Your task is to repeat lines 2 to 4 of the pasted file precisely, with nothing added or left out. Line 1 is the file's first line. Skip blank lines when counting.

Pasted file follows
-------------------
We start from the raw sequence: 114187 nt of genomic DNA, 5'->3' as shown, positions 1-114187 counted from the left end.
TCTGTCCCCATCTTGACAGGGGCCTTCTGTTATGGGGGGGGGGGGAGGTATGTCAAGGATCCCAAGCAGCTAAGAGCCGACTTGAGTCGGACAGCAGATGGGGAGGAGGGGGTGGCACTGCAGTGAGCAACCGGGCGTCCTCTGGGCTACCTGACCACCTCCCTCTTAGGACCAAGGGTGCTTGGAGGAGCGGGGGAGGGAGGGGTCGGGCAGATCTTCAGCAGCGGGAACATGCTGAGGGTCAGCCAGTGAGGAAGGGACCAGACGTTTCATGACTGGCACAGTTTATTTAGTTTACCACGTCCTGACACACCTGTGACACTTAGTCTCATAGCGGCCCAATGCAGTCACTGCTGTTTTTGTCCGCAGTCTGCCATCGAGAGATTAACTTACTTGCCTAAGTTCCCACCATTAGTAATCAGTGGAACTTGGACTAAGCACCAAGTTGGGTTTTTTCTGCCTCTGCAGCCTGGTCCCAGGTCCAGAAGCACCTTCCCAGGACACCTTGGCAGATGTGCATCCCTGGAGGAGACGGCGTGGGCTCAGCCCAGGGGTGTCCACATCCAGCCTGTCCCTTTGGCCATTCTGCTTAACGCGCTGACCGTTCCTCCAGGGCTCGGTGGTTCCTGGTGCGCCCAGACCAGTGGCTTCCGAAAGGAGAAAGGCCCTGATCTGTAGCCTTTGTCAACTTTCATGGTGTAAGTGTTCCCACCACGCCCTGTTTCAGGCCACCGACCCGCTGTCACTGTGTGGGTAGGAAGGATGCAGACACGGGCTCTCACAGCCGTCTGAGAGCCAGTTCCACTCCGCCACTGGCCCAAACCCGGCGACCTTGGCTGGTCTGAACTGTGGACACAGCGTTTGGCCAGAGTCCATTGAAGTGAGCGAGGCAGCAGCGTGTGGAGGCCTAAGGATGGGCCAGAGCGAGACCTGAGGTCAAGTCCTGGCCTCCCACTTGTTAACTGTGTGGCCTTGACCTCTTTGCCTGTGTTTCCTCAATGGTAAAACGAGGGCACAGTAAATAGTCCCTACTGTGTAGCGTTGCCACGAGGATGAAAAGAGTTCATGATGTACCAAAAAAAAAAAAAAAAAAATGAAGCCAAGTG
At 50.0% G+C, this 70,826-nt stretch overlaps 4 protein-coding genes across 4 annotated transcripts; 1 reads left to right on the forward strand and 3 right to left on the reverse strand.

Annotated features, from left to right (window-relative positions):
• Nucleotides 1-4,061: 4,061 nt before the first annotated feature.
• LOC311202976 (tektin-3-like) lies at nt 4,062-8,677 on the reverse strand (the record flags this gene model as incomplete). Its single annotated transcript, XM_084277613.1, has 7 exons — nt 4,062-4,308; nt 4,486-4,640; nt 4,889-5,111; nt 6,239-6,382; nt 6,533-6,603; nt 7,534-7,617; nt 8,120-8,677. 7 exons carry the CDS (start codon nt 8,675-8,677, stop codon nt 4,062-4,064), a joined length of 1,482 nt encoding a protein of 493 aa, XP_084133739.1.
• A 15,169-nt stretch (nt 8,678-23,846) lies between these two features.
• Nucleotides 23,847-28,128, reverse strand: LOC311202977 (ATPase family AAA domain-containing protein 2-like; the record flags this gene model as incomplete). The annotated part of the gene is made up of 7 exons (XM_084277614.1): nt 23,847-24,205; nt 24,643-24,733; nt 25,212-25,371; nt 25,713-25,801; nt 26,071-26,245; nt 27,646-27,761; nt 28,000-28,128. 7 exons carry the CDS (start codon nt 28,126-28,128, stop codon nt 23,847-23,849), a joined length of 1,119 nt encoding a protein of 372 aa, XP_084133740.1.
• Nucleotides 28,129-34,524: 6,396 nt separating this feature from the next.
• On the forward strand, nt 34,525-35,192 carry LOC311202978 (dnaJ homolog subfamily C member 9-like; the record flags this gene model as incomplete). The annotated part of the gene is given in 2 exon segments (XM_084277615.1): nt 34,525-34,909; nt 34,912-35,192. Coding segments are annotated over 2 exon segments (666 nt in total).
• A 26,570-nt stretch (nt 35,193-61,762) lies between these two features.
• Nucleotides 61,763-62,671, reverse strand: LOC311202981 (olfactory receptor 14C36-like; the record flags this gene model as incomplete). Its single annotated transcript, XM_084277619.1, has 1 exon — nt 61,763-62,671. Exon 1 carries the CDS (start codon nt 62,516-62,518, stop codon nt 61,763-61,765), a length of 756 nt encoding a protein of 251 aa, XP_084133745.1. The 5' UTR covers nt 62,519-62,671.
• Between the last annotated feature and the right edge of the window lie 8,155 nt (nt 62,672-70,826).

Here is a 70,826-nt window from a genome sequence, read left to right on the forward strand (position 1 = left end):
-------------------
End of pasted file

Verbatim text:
TCTGTCCCCATCTTGACAGGGGCCTTCTGTTATGGGGGGGGGGGGAGGTATGTCAAGGATCCCAAGCAGCTAAGAGCCGACTTGAGTCGGACAGCAGATGGGGAGGAGGGGGTGGCACTGCAGTGAGCAACCGGGCGTCCTCTGGGCTACCTGACCACCTCCCTCTTAGGACCAAGGGTGCTTGGAGGAGCGGGGGAGGGAGGGGTCGGGCAGATCTTCAGCAGCGGGAACATGCTGAGGGTCAGCCAGTGAGGAAGGGACCAGACGTTTCATGACTGGCACAGTTTATTTAGTTTACCACGTCCTGACACACCTGTGACACTTAGTCTCATAGCGGCCCAATGCAGTCACTGCTGTTTTTGTCCGCAGTCTGCCATCGAGAGATTAACTTACTTGCCTAAGTTCCCACCATTAGTAATCAGTGGAACTTGGACTAAGCACCAAGTTGGGTTTTTTCTGCCTCTGCAGCCTGGTCCCAGGTCCAGAAGCACCTTCCCAGGACACCTTGGCAGATGTGCATCCCTGGAGGAGACGGCGTGGGCTCAGCCCAGGGGTGTCCACATCCAGCCTGTCCCTTTGGCCATTCTGCTTAACGCGCTGACCGTTCCTCCAGGGCTCGGTGGTTCCTGGTGCGCCCAGACCAGTGGCTTCCGAAAGGAGAAAGGCCCTGATCTGTAGCCTTTGTCAACTTTCATGGTGTAAGTGTTCCCACCACGCCCTGTTTCAGGCCACCGACCCGCTGTCACTGTGTGGGTAGGAAGGATGCAGACACGGGCTCTCACAGCCGTCTGAGAGCCAGTTCCACTCCGCCACTGGCCCAAACCCGGCGACCTTGGCTGGTCTGAACTGTGGACACAGCGTTTGGCCAGAGTCCATTGAAGTGAGCGAGGCAGCAGCGTGTGGAGGCCTAAGGATGGGCCAGAGCGAGACCTGAGGTCAAGTCCTGGCCTCCCACTTGTTAACTGTGTGGCCTTGACCTCTTTGCCTGTGTTTCCTCAATGGTAAAACGAGGGCACAGTAAATAGTCCCTACTGTGTAGCGTTGCCACGAGGATGAAAAGAGTTCATGATGTACCAAAAAAAAAAAAAAAAAAATGAAGCCAAGTG
At 50.0% G+C, this 70,826-nt stretch overlaps 4 protein-coding genes across 4 annotated transcripts; 1 reads left to right on the forward strand and 3 right to left on the reverse strand.

Annotated features, from left to right (window-relative positions):